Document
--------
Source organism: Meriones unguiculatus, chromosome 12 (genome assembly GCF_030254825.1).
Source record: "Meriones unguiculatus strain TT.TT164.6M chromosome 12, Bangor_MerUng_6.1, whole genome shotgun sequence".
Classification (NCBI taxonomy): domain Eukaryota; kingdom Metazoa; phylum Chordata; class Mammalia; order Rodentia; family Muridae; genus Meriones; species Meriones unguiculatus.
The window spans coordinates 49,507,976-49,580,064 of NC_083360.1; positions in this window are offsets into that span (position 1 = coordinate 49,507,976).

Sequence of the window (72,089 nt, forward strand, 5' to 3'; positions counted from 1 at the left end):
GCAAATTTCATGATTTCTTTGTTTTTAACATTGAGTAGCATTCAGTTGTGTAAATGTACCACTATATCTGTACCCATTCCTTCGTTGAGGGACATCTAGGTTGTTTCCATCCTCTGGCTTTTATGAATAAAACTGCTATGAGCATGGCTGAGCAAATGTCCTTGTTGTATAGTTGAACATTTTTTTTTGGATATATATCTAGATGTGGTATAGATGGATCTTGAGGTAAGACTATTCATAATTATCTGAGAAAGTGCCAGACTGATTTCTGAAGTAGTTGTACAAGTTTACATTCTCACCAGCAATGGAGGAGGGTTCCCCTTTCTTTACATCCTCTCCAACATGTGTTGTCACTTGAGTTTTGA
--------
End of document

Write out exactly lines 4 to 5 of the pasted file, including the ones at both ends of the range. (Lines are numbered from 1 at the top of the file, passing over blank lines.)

The window spans coordinates 49,507,976-49,580,064 of NC_083360.1; positions in this window are offsets into that span (position 1 = coordinate 49,507,976).

Sequence of the window (72,089 nt, forward strand, 5' to 3'; positions counted from 1 at the left end):